New Zealand politicians and businesses are calling on tech giants like Facebook and Google to accept a measure of accountability after last week’s deadly mosque shooting killing 50 people that was live streamed and shared on social media.
“We cannot simply sit back and accept that these platforms just exist and that what is said on them is not the responsibility of the place where they are published,” New Zealand Prime Minister Jacinda Ardern told Parliament on Tuesday.
“They are the publisher. Not just the postman,” she added. “There cannot be a case of all profit, no responsibility.”
Ardern’s criticism comes right after Facebook released more information on the video of the deadly shooting on Monday night.
Facebook deputy general counsel Chris Sonderby said the live stream of the attack was viewed 200 times and wasn’t reported by anyone watching it; Facebook ultimately received a user complaint 29 minutes after it started, or about 12 minutes after the live stream ended. The video was ultimately viewed about 4,000 times, according to Sonderby, and the video was deleted 1.5 million times in the 24 hours after the attack — including 1.2 million uploads that were instantly removed.
On Friday, a Facebook rep explained that the company’s artificial intelligence tools scanned the original attack video, allowing its system to immediately spot similar scenes and remove most uploads.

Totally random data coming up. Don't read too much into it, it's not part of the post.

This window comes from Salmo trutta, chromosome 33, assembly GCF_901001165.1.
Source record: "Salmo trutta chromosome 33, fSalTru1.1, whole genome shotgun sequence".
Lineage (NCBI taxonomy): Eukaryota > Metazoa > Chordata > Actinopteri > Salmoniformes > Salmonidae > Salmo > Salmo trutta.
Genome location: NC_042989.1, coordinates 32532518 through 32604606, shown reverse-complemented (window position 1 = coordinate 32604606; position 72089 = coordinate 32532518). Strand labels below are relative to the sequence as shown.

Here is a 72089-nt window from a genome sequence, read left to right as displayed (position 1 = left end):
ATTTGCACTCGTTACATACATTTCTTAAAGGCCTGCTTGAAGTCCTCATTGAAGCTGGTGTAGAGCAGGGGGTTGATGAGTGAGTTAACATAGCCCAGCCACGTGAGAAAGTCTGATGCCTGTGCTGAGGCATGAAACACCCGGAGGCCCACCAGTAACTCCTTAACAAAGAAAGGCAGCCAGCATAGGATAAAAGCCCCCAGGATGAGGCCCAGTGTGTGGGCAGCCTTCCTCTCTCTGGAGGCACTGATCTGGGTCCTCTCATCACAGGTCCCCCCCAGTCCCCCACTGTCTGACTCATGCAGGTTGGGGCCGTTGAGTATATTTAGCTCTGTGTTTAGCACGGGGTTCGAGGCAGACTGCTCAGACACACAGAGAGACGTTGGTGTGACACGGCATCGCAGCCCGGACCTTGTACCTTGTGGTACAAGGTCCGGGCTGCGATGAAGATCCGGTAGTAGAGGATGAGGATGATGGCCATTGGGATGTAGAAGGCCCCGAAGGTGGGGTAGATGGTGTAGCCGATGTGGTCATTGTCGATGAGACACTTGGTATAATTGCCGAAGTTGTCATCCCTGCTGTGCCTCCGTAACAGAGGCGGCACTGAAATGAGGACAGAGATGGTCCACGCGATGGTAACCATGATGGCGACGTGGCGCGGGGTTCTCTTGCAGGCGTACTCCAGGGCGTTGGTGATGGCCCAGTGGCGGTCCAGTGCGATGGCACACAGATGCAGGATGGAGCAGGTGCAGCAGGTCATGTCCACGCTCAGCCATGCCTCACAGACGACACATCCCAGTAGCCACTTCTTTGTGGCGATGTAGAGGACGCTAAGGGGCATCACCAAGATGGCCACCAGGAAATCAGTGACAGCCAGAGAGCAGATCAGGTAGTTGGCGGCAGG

Despite the efforts of Facebook, Google-owned YouTube and Twitter to purge the attack video — with varying degrees of success — from their platforms, New Zealand telecom execs felt the companies could’ve done more. The heads of Vodafone, 2Degrees and Spark in New Zealand signed a joint letter on Tuesday calling for Facebook chief Mark Zuckerberg, Twitter chief Jack Dorsey, and Google chief Sundar Pichai to join an “urgent discussion” on how to completely stop violent videos from being shared.
“Content sharing platforms have a duty of care to proactively monitor for harmful content, act expeditiously to remove content which is flagged to them as illegal and ensure that such material — once identified — cannot be re-uploaded,” the execs said in the letter. They added that the attack video “should never have been made available online.”
That might be easier said that done. Looking at the 24-hour period after the attack, Google and Twitter, like Facebook, were leveraging moderators and AI tools to remove posts sharing the attack video. At its peak in the few hours after the shooting, YouTube said on Monday it was seeing up to 1 video of the attack being uploaded each second.
The telecom execs concluded by recommending New Zealand adopt laws similar to Europe, where tech companies are fined if certain content isn’t removed within a specific amount of time.